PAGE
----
June 2010 Archives

I have a weakness for the magic of stop motion animation - and I love to watch documentaries about the makers' process. This short video shows the creation of a holiday message: 5 days, 20 animators, and 288,000 candles.

I must have heard of Theo Jansen before today - but this video got me clicking links to find out more. The motion here is beautiful (and I love wire).
We're counting down the days until our departure for vacation: we get on the train Saturday morning - Saturday night we'll go to sleep with the sound of the ocean outside the window.  The train gives us time in between places - a day of slow transition, reading, looking out the window, talking, playing with our electronics, and thinking.

Just to remind me of how a good writer can create a story from ANY material... The blog Catalog Living offers "A look into the exciting lives of the people who live in your catalogs." Very funny, and worth a follow.
Unplanned, but one of my favorite parts of the weekend so far. I am not usually someone who sleeps in the daytime, but the warm afternoon got me so relaxed... errands had been run... an old mystery was soothing...  the house was quiet.
As of this afternoon, day camp is officially over.  I still have work weeks here and there through the summer, but the school year finally feels done.  Summer will be a time of rest, exploration, and preparation for the year ahead. I could fill every day with projects, but one of the projects will be some needed down time.  So that's a resolution - keep some part of each day open to chance.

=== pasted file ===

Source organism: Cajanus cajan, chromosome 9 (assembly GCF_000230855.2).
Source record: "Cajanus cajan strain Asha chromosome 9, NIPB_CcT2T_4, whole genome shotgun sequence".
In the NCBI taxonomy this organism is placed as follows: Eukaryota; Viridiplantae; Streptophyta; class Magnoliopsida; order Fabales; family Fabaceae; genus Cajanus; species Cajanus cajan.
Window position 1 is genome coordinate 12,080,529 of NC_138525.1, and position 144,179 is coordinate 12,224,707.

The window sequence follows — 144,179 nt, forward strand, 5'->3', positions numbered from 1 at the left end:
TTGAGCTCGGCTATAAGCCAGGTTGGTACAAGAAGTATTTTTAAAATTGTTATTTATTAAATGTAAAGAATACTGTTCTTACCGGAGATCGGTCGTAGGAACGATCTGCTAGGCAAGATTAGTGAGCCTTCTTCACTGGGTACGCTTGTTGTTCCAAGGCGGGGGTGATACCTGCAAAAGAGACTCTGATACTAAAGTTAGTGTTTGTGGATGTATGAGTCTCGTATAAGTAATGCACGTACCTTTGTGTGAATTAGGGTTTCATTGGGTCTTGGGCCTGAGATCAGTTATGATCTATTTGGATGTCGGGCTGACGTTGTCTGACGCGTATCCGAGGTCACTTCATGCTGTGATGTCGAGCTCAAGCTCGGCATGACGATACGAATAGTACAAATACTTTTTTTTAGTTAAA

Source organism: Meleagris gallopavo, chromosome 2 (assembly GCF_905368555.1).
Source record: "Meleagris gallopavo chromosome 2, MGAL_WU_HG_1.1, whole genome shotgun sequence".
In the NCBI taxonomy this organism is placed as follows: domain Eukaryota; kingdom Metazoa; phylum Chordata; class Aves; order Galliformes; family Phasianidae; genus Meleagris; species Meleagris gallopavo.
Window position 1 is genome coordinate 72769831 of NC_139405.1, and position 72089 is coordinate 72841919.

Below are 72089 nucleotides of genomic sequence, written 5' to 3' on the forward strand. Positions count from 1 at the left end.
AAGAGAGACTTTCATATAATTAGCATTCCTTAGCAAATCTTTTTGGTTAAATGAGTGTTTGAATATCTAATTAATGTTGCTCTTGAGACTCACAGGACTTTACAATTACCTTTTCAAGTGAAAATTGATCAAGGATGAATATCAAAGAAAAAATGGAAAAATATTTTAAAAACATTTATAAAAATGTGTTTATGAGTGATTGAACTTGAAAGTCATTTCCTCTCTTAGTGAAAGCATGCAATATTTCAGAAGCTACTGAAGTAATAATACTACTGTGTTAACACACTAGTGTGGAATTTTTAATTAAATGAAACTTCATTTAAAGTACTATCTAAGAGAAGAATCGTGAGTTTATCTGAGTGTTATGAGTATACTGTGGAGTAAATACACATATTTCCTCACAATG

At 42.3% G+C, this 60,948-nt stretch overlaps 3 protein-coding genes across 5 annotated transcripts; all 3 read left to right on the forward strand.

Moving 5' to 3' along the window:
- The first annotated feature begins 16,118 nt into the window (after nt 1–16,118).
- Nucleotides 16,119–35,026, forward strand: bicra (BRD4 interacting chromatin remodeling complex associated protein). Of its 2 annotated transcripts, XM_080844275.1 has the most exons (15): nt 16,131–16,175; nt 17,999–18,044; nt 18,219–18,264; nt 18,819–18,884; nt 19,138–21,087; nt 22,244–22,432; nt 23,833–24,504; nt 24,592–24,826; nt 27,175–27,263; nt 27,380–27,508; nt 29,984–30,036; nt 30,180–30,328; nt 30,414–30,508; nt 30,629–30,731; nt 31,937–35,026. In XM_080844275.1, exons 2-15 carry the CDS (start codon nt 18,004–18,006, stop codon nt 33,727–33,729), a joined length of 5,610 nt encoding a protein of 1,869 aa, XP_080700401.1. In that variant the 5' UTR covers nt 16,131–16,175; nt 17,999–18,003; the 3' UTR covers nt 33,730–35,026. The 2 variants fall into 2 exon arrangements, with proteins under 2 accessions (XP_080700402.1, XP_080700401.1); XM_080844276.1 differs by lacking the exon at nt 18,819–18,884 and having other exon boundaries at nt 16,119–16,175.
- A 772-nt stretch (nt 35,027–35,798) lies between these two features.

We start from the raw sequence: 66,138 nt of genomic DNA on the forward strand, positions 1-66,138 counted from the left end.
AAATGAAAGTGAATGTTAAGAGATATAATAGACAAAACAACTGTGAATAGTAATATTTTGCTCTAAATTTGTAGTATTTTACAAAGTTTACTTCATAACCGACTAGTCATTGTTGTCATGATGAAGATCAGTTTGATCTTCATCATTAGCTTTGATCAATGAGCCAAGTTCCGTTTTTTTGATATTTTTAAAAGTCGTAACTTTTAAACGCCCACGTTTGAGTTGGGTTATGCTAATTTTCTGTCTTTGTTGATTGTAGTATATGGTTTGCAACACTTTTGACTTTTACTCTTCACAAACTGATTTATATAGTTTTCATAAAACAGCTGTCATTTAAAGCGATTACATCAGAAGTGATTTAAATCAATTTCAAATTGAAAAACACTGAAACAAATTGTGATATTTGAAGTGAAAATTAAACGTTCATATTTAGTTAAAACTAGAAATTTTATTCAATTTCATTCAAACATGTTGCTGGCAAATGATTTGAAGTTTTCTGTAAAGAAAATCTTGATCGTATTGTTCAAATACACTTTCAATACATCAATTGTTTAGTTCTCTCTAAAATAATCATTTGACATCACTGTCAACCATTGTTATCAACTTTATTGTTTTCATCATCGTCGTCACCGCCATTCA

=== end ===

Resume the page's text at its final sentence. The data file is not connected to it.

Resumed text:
Today we offered each camper a tiny cardboard box, a color-changing LED, and a battery.  Scissors, paper, glue, tape, tinfoil, string... each camper took supplies and headed off in her own direction.  They made lanterns and nightlights, spinning games (choose your own mountain), light-up jewelry, architecture (doghouse with matching dog's playhouse), and mini dioramas. 

I like setting students free to explore through play - and camp is the perfect opportunity for that kind of open-ended activity.  

The Exploratorium's Learning Studio invited 11 makers to speak about their process this spring. Visitors included Adrian Freed, the Evil Mad Scientist team, and Ken Murphy (that's a detail of his History of the Sky, above), among other inspiring people. Meet the Makers: All the Interviews - is now available as a set of links all on one page.


Still under development, but rewarding to explore what's there: LilyPond will be a site for the sharing of soft circuit projects - ranging from first circuit projects to complex installations with LilyPad microprocessor and sensors.  Brought to us by the High-Low Tech group at MIT's Media Lab.  (via Craftzine)
Spent much of the evening in upgrading my iPhone software to version 4.0.  Still learning the ins and outs of it, but I am happy to be able to consolidate applications into folders.
Back from a weekend away, full of laughter, good food and conversation, walking in the woods, singing, talking by the fire, knitting, waking to birdsong and creeksounds... rested and ready to do whatever comes next.
See woolgathering... for my thoughts on today...
I'm going off-line for a weekend in the woods...

Here's the video of the animation made by the summer camp students.